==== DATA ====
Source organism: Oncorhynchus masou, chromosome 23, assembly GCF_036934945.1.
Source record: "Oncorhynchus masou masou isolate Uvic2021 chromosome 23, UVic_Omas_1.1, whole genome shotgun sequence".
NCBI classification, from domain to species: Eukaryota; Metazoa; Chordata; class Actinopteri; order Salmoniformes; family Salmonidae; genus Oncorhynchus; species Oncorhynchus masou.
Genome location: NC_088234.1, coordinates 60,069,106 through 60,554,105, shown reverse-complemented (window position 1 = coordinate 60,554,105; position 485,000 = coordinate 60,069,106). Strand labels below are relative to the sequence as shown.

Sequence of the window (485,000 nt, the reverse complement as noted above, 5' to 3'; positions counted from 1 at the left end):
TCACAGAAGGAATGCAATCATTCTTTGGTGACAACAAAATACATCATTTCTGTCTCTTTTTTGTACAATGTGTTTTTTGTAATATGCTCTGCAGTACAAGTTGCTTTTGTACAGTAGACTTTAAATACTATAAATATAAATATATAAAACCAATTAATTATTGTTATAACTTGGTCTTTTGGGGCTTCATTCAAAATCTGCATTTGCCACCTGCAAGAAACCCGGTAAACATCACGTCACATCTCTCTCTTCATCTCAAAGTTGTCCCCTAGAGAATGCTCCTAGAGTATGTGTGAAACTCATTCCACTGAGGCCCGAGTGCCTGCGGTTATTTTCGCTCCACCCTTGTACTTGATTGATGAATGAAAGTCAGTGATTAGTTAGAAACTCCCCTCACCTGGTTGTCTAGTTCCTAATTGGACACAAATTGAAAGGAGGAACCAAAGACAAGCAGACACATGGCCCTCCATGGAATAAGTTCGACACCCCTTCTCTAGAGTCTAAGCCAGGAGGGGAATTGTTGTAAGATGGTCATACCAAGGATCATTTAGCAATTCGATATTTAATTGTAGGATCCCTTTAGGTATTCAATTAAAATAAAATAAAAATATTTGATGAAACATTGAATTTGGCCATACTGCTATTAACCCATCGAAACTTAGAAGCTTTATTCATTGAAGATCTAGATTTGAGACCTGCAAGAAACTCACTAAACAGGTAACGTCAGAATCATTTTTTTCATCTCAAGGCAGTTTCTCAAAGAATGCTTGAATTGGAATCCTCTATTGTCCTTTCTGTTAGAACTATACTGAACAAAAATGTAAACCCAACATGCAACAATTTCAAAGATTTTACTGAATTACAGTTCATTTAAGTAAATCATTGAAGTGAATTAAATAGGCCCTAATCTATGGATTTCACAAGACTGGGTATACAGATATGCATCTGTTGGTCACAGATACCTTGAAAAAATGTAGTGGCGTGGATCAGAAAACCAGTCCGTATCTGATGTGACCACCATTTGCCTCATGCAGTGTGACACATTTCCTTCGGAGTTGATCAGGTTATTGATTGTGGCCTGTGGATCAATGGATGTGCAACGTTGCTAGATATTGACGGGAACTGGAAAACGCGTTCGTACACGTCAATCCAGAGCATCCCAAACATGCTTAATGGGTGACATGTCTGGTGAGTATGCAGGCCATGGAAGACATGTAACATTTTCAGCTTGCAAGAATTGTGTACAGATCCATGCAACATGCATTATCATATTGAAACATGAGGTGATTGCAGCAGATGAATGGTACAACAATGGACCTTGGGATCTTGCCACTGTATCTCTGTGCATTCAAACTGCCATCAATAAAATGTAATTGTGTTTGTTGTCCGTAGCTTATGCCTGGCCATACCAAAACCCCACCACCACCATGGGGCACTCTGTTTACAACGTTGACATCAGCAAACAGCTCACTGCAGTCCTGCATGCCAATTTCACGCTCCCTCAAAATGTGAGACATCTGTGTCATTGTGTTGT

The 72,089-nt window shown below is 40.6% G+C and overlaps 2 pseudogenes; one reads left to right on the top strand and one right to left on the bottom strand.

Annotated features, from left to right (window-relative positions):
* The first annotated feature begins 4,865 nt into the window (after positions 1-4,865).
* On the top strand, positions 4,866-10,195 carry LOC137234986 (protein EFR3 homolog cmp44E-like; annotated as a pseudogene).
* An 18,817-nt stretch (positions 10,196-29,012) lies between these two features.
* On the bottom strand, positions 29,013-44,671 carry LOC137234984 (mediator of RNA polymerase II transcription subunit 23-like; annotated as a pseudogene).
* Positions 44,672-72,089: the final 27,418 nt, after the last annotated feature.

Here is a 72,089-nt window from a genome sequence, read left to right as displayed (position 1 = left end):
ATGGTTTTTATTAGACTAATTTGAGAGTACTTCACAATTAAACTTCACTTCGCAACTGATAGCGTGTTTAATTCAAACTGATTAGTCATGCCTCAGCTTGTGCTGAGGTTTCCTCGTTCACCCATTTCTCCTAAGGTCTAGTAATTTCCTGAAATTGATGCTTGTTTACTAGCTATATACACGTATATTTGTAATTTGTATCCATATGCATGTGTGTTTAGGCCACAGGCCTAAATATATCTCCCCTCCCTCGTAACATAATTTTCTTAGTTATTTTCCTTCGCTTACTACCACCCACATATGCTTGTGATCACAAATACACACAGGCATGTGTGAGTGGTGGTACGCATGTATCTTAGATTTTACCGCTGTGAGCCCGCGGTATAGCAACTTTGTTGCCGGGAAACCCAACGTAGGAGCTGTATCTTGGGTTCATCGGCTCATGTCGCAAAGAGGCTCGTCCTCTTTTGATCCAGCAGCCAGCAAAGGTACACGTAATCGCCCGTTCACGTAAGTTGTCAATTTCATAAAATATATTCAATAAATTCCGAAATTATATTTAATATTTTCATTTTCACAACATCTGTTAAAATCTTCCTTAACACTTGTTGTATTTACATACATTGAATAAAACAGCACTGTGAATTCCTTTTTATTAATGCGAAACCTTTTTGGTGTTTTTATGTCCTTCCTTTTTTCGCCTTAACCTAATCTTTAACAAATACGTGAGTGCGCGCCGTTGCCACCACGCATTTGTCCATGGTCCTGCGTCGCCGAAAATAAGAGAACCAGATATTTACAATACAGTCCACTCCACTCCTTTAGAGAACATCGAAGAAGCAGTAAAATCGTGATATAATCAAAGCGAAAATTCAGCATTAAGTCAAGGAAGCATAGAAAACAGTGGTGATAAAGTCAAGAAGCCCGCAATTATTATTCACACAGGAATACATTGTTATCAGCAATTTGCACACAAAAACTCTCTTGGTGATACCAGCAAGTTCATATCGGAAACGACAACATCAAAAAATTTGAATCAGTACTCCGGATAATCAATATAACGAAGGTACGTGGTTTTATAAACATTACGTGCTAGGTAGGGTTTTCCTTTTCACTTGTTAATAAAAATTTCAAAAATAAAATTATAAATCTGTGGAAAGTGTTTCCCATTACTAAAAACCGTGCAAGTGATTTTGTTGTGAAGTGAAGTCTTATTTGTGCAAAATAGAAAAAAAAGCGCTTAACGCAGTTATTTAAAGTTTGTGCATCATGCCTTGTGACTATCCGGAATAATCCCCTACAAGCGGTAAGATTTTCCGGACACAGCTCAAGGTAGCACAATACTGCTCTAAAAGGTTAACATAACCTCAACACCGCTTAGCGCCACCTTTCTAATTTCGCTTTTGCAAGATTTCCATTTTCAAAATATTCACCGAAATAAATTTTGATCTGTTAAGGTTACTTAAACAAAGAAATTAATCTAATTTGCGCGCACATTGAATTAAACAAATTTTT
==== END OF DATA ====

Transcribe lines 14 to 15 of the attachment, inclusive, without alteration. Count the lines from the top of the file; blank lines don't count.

Here is a 72,089-nt window from a genome sequence, read left to right as displayed (position 1 = left end):
ATGGTTTTTATTAGACTAATTTGAGAGTACTTCACAATTAAACTTCACTTCGCAACTGATAGCGTGTTTAATTCAAACTGATTAGTCATGCCTCAGCTTGTGCTGAGGTTTCCTCGTTCACCCATTTCTCCTAAGGTCTAGTAATTTCCTGAAATTGATGCTTGTTTACTAGCTATATACACGTATATTTGTAATTTGTATCCATATGCATGTGTGTTTAGGCCACAGGCCTAAATATATCTCCCCTCCCTCGTAACATAATTTTCTTAGTTATTTTCCTTCGCTTACTACCACCCACATATGCTTGTGATCACAAATACACACAGGCATGTGTGAGTGGTGGTACGCATGTATCTTAGATTTTACCGCTGTGAGCCCGCGGTATAGCAACTTTGTTGCCGGGAAACCCAACGTAGGAGCTGTATCTTGGGTTCATCGGCTCATGTCGCAAAGAGGCTCGTCCTCTTTTGATCCAGCAGCCAGCAAAGGTACACGTAATCGCCCGTTCACGTAAGTTGTCAATTTCATAAAATATATTCAATAAATTCCGAAATTATATTTAATATTTTCATTTTCACAACATCTGTTAAAATCTTCCTTAACACTTGTTGTATTTACATACATTGAATAAAACAGCACTGTGAATTCCTTTTTATTAATGCGAAACCTTTTTGGTGTTTTTATGTCCTTCCTTTTTTCGCCTTAACCTAATCTTTAACAAATACGTGAGTGCGCGCCGTTGCCACCACGCATTTGTCCATGGTCCTGCGTCGCCGAAAATAAGAGAACCAGATATTTACAATACAGTCCACTCCACTCCTTTAGAGAACATCGAAGAAGCAGTAAAATCGTGATATAATCAAAGCGAAAATTCAGCATTAAGTCAAGGAAGCATAGAAAACAGTGGTGATAAAGTCAAGAAGCCCGCAATTATTATTCACACAGGAATACATTGTTATCAGCAATTTGCACACAAAAACTCTCTTGGTGATACCAGCAAGTTCATATCGGAAACGACAACATCAAAAAATTTGAATCAGTACTCCGGATAATCAATATAACGAAGGTACGTGGTTTTATAAACATTACGTGCTAGGTAGGGTTTTCCTTTTCACTTGTTAATAAAAATTTCAAAAATAAAATTATAAATCTGTGGAAAGTGTTTCCCATTACTAAAAACCGTGCAAGTGATTTTGTTGTGAAGTGAAGTCTTATTTGTGCAAAATAGAAAAAAAAGCGCTTAACGCAGTTATTTAAAGTTTGTGCATCATGCCTTGTGACTATCCGGAATAATCCCCTACAAGCGGTAAGATTTTCCGGACACAGCTCAAGGTAGCACAATACTGCTCTAAAAGGTTAACATAACCTCAACACCGCTTAGCGCCACCTTTCTAATTTCGCTTTTGCAAGATTTCCATTTTCAAAATATTCACCGAAATAAATTTTGATCTGTTAAGGTTACTTAAACAAAGAAATTAATCTAATTTGCGCGCACATTGAATTAAACAAATTTTT